Psalm 119:147-148 I rise before dawn and cry for help;
I have put my hope in your word.
My eyes stay open through the watches of the night,
that I may meditate on your promises.
You might call this “fasting sleep.” We have a strange relationship with sleep, just as we do with food. Both are essential, and extended disruptions to either can be disastrous. However, we can over-value them as well, allowing them to displace other important elements of our lives. Food is fairly well understood by most people, but sleep is not. Sleep deprivation is a major issue, actually. In Japan, and I believe some other Asian countries, students are expected to sacrifice sleep in order to study. That can work in the short term, as anyone who has crammed for an exam believes, but it can have major negative impact in the long term. I had long wondered why Japanese, who are seldom fat, had such a high incidence of type-2 diabetes, but then a report came out that said chronic sleep deprivation in the teenage years was linked to higher risk of diabetes, and everything clicked. The study was done in America, but the average Japanese high school student gets only about 5 hours of sleep a night, and that’s average; there are those who get less. With long commutes, that often carries over into adult years. Some people might applaud that, seeing it as dedication, but it is really a matter of misplaced priorities. Today, there are many who sacrifice sleep in order to watch TV or play video games. That’s certainly not the right kind of dedication! All of that is in sharp contrast to what the Psalmist is talking about here. He is facing difficulties in life, as we all do, but his choice is to focus on God and what He has said. There have been times in the history of the Church when all night prayer meetings were not so uncommon, but today people are far more likely to indulge in a “marathon” of TV watching or computer gaming. We need to be good stewards of our bodies/health in both food and sleep, but be willing to fast either or both, giving preference to the Word of the Lord.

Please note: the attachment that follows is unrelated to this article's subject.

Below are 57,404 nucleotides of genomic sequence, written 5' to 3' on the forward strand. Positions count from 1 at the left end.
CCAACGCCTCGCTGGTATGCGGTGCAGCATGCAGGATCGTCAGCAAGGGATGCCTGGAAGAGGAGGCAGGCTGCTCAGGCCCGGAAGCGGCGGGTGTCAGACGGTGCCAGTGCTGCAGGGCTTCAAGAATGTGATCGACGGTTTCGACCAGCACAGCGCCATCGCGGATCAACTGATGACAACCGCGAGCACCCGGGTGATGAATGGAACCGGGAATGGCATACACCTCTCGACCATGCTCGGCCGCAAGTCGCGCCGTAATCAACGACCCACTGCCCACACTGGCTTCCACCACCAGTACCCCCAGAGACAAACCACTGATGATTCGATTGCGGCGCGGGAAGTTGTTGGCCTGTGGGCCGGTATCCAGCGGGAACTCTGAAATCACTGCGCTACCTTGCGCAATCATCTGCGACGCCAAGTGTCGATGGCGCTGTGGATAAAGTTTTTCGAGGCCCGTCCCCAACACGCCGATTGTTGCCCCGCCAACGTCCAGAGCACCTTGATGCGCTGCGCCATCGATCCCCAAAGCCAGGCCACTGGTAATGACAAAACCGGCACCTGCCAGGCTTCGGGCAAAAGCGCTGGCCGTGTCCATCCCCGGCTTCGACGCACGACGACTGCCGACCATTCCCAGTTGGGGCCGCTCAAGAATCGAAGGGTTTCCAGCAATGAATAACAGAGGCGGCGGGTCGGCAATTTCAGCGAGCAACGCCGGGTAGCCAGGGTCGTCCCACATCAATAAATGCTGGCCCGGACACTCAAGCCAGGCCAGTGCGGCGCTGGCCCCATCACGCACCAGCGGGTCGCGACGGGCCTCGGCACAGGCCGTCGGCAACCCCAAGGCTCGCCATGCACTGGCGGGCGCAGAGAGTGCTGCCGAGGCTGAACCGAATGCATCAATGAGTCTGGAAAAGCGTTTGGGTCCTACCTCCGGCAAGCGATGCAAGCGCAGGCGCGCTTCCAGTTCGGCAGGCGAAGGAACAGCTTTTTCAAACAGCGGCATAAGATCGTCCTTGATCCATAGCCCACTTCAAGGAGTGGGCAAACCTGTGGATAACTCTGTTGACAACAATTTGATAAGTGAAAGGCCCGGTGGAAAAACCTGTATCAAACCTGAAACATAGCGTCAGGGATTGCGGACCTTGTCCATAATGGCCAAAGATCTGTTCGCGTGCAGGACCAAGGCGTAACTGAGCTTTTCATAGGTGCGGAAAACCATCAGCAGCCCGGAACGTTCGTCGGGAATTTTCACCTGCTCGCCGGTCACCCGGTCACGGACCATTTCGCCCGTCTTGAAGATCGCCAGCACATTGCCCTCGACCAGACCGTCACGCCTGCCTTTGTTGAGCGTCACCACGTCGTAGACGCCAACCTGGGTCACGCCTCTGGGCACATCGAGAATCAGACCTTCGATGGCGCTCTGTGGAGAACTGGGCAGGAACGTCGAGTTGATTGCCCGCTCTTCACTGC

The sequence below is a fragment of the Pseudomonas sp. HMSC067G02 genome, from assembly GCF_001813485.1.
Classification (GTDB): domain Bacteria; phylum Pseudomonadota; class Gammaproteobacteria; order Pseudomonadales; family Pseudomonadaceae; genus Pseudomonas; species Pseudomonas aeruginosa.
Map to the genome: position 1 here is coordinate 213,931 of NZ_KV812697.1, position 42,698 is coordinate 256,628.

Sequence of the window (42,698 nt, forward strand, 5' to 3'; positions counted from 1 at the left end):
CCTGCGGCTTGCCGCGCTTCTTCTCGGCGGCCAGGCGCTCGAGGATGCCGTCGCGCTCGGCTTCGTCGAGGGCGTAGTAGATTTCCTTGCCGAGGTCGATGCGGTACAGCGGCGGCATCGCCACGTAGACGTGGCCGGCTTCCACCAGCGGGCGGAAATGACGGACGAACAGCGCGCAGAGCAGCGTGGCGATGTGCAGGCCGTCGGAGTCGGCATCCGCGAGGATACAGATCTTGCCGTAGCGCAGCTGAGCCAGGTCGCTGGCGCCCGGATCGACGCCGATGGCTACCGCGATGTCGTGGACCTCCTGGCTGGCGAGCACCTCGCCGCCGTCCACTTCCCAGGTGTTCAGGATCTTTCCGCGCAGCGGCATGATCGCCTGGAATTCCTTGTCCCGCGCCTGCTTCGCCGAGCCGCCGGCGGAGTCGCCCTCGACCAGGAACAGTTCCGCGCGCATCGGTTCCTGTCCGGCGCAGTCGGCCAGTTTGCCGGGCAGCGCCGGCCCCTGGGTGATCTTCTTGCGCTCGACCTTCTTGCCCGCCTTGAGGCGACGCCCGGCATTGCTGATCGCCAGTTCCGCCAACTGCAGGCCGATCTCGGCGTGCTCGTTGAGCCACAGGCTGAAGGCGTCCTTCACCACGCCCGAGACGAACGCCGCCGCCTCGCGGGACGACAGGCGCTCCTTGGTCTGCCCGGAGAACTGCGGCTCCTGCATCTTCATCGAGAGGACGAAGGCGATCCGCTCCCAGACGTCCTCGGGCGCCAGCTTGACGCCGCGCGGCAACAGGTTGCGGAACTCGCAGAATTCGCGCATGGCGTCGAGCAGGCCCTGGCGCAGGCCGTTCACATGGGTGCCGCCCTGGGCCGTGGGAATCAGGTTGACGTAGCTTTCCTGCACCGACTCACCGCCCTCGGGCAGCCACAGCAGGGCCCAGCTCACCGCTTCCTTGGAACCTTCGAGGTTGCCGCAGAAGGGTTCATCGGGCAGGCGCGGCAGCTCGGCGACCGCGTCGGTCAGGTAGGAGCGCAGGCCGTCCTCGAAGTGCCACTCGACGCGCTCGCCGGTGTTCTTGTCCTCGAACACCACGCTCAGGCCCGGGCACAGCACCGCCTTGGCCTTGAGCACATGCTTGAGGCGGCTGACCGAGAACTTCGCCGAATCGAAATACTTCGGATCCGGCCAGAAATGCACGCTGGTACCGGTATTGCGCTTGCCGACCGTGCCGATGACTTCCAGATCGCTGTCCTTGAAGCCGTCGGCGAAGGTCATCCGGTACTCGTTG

I have discovered that rising early (in winter it’s certainly before dawn) to have plenty of time for devotions is an avenue of real blessing, but I have to compensate by going to bed early, too. As a pastor that’s not always possible, because emergencies in the congregation don’t depend on the clock, but that’s what I have found works well for me. I earnestly desire that everyone in the church develop strong habits of personal devotions, but I find a lot of the resistance comes from the whole sleep issue. People aren’t willing to go to bed in time to get enough sleep before getting up in time to have devotions before starting the day. People tend to react to my teaching on the subject with, “You’re messing with my personal life. How dare you!” I can’t change their hearts, but I can pray for them. Making Jesus Lord extends to every area of our lives. That applies even to food and sleep.
Father, I fear coming across as legalistic when I stress this, and there is certainly a risk of being holier-than-thou. I ask You to enable me to feed Your sheep what You know they need in ways that You know they will receive it, because I don’t have wisdom to do it. May I be fully submitted to You in every area so that I may be an example to the flock, and together we may be and do all that You desire and intend, for Your glory. Thank You. Hallelujah!